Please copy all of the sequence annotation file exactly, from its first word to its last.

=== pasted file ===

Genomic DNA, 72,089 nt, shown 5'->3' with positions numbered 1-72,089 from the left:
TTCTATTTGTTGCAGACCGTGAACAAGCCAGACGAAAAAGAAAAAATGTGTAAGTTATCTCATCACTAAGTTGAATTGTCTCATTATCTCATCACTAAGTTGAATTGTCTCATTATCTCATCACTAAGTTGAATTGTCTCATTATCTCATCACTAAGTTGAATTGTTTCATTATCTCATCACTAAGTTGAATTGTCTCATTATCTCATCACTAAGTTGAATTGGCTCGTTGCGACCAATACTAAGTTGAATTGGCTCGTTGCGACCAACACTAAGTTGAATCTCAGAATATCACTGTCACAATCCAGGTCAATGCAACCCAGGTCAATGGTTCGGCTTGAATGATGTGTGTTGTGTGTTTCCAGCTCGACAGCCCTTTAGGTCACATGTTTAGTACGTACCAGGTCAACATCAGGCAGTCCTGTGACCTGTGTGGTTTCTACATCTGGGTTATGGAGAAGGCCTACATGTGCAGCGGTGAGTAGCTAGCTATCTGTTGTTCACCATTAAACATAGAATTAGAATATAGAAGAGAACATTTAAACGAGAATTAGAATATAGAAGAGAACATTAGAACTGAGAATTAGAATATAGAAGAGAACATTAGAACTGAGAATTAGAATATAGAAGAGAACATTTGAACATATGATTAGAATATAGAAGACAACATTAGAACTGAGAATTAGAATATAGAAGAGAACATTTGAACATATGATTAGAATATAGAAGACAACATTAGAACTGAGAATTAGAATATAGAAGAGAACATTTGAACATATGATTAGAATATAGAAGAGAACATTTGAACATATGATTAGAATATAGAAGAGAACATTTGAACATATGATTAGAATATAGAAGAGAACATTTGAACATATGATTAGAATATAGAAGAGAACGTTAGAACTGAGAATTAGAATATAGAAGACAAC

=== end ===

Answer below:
Genomic DNA, 72,089 nt, shown 5'->3' with positions numbered 1-72,089 from the left:
TTCTATTTGTTGCAGACCGTGAACAAGCCAGACGAAAAAGAAAAAATGTGTAAGTTATCTCATCACTAAGTTGAATTGTCTCATTATCTCATCACTAAGTTGAATTGTCTCATTATCTCATCACTAAGTTGAATTGTCTCATTATCTCATCACTAAGTTGAATTGTTTCATTATCTCATCACTAAGTTGAATTGTCTCATTATCTCATCACTAAGTTGAATTGGCTCGTTGCGACCAATACTAAGTTGAATTGGCTCGTTGCGACCAACACTAAGTTGAATCTCAGAATATCACTGTCACAATCCAGGTCAATGCAACCCAGGTCAATGGTTCGGCTTGAATGATGTGTGTTGTGTGTTTCCAGCTCGACAGCCCTTTAGGTCACATGTTTAGTACGTACCAGGTCAACATCAGGCAGTCCTGTGACCTGTGTGGTTTCTACATCTGGGTTATGGAGAAGGCCTACATGTGCAGCGGTGAGTAGCTAGCTATCTGTTGTTCACCATTAAACATAGAATTAGAATATAGAAGAGAACATTTAAACGAGAATTAGAATATAGAAGAGAACATTAGAACTGAGAATTAGAATATAGAAGAGAACATTAGAACTGAGAATTAGAATATAGAAGAGAACATTTGAACATATGATTAGAATATAGAAGACAACATTAGAACTGAGAATTAGAATATAGAAGAGAACATTTGAACATATGATTAGAATATAGAAGACAACATTAGAACTGAGAATTAGAATATAGAAGAGAACATTTGAACATATGATTAGAATATAGAAGAGAACATTTGAACATATGATTAGAATATAGAAGAGAACATTTGAACATATGATTAGAATATAGAAGAGAACATTTGAACATATGATTAGAATATAGAAGAGAACGTTAGAACTGAGAATTAGAATATAGAAGACAAC